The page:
PPC Declines as Cement Maker Prepares for Early Bond Redemptionsby
Cement maker seeks 2 billion rand bridging guarantee facility
Net income rose 35% in six months through March, sales fell
PPC Ltd. fell to a 13-year low in Johannesburg as the cement maker said it’s arranging a bridging guarantee facility to prepare for the potential early redemption on 1.75 billion rand ($114 million) of bonds triggered by a credit-rating downgrade.
The stock dropped 6.2 percent to 9.10 rand by 2:50 p.m., the lowest on a closing basis since March 2003. Aside from the 2 billion rand bridging guarantee, South Africa’s biggest listed cement maker is also preparing to raise 3 billion rand to 4 billion rand in a rights issue and expects to complete that process by September, Chief Executive Officer Darryll Castle said Tuesday by phone.
PPC is being forced to raise funds after S&P Global Ratings cut its credit rating to below investment grade amid rising debt due to investment in new African projects, combined with a difficult trading environment in its home market. The bridging facility, for which the company still needs to meet certain conditions, will be used to settle outstanding obligations on the notes, which bondholders can elect to redeem with interest this month, and to provide the company with funding ahead of the capital raising.
“It seems the market is reacting to concerns around the balance sheet, potential project cost overruns,” and medium-term challenges in African cement markets, said Gareth Visser, a Cape Town-based analyst at Avior Capital Markets. Investors may also be worried about potential dilution from the planned rights issue, he said in an e-mail.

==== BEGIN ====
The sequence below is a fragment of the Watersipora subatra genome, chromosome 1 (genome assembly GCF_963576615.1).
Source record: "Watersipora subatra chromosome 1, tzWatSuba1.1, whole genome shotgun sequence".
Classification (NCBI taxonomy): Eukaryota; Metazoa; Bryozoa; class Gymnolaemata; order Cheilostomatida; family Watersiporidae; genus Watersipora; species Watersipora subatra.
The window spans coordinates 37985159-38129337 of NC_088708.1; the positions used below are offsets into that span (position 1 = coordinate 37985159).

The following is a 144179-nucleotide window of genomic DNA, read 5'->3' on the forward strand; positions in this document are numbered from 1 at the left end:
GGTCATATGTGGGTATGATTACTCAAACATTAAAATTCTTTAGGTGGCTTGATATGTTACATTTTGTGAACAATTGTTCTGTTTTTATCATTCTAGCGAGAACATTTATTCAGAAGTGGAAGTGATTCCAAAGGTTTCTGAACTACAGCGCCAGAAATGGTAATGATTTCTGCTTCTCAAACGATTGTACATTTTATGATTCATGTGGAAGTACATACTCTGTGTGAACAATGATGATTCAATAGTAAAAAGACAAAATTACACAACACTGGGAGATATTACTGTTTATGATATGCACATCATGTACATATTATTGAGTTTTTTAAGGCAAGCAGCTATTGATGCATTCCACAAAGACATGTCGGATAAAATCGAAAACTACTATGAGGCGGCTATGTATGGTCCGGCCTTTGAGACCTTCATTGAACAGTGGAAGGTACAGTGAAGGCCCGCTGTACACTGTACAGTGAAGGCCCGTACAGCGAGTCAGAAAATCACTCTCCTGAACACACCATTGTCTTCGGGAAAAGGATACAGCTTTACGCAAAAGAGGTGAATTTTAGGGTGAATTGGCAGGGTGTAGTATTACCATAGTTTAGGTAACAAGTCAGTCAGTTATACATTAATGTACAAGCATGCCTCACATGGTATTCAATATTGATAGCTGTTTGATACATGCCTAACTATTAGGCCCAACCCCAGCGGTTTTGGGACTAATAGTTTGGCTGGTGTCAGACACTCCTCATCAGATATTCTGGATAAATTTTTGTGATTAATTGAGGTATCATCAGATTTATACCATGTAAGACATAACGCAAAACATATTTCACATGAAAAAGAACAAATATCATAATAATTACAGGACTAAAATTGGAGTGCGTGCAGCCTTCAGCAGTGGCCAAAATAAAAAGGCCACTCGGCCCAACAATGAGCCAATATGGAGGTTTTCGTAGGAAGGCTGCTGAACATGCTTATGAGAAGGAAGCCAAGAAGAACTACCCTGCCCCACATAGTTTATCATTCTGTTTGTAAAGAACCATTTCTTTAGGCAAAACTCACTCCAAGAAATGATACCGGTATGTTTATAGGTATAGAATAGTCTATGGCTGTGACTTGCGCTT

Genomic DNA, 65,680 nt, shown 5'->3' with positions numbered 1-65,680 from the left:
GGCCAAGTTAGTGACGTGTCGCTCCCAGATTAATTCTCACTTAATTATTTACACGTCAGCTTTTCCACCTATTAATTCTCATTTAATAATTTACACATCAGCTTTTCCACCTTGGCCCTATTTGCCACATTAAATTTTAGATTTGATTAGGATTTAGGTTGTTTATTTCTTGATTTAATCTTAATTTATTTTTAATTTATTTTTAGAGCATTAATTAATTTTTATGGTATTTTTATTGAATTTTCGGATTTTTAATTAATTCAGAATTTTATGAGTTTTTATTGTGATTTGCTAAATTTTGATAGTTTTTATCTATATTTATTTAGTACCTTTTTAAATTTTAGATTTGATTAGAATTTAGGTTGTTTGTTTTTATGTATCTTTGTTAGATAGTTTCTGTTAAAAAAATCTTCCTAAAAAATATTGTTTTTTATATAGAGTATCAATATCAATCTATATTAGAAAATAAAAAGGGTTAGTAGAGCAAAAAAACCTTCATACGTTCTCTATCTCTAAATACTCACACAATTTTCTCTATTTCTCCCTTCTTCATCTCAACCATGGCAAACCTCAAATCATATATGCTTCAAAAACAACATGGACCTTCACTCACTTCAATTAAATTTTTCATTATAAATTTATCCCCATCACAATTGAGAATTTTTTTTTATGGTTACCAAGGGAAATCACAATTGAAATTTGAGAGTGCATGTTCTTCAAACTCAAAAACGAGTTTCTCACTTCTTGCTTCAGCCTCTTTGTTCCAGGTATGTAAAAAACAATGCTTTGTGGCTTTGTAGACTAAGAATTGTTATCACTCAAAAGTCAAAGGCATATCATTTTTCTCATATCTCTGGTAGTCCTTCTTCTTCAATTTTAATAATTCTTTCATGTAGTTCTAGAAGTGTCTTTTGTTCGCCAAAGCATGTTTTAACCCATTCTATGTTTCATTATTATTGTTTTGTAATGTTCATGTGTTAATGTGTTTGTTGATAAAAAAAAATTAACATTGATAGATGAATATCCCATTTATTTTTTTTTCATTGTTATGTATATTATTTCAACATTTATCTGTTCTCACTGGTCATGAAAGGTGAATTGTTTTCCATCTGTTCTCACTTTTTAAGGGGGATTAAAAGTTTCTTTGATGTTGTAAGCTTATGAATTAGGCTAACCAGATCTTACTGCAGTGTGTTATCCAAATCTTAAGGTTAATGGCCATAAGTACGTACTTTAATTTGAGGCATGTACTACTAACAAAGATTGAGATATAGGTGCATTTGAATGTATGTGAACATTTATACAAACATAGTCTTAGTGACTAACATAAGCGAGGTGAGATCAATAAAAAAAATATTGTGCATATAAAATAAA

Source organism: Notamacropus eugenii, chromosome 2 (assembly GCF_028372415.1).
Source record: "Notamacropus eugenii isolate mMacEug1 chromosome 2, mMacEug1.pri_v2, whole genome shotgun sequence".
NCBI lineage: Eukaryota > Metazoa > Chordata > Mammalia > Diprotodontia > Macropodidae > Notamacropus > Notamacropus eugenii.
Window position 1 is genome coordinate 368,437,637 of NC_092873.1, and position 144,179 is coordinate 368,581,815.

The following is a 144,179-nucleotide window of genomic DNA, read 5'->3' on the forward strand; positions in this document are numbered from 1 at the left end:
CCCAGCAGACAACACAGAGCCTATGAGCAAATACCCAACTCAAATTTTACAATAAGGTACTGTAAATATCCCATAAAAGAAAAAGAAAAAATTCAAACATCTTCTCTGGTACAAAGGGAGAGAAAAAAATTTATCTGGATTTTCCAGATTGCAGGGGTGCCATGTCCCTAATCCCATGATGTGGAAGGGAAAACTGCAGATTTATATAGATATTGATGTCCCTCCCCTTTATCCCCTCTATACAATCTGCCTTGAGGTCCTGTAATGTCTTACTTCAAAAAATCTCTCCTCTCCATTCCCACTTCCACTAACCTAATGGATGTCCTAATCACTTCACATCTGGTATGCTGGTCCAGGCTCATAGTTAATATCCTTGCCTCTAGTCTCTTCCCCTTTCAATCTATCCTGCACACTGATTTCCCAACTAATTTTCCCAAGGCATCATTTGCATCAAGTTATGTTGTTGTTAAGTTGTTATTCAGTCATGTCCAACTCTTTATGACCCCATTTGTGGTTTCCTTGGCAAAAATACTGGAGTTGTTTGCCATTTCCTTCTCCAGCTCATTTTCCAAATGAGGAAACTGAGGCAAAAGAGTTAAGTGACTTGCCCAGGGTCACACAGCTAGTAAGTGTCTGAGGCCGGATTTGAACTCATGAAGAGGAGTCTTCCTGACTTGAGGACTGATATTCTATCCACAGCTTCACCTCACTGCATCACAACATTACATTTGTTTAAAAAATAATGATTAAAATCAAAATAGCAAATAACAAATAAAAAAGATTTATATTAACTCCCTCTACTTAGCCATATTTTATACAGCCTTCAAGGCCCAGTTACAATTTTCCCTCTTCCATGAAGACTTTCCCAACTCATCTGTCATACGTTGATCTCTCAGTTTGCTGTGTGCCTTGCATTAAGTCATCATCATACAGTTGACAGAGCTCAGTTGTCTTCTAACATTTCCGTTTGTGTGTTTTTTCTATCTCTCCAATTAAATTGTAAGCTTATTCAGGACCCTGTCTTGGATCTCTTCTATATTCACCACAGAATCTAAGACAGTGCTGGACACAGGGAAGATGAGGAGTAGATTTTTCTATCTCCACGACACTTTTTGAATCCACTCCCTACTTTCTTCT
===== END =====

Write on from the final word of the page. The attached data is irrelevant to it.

PPC has plants under development in the Democratic Republic of Congo, Zimbabwe and Ethiopia to expand outside its home market, where cement makers are battling increased competition and slowing economic growth. The $280 million Congo project may end up 4 percent to 6 percent over budget, the company said on Tuesday in a statement.
The bridging facility and size of the capital raising was necessitated by the “timing and severity” of S&P’s downgrade, CEO Castle said. While the outlook in South Africa was more positive when the company started expanding, debt was expected to rise as it builds and starts up the new plants, he said.
‘‘The company wouldn’t have been at massive risk,” he said. “We were on top of the situation and the company would have dealt with it in an orderly way.”
PPC expects to have repaid 3 billion rand of debt after the capital raising is completed and will use the balance of the additional funds to extend debt maturities, Castle said in a presentation in Johannesburg. A group of banks, made up of the Standard Bank Group Ltd., Nedbank Ltd., Absa Bank Ltd. and FirstRand Ltd.’s Rand Merchant Bank has been mandated to assist with the transaction, PPC said in its statement.
PPC’s net income rose 35 percent to 369 million rand in the six months through March, while revenue fell 1 percent to 4.5 billion rand. The stock has dropped 40 percent this year, the worst performer on the FTSE/JSE Africa All-Share Index.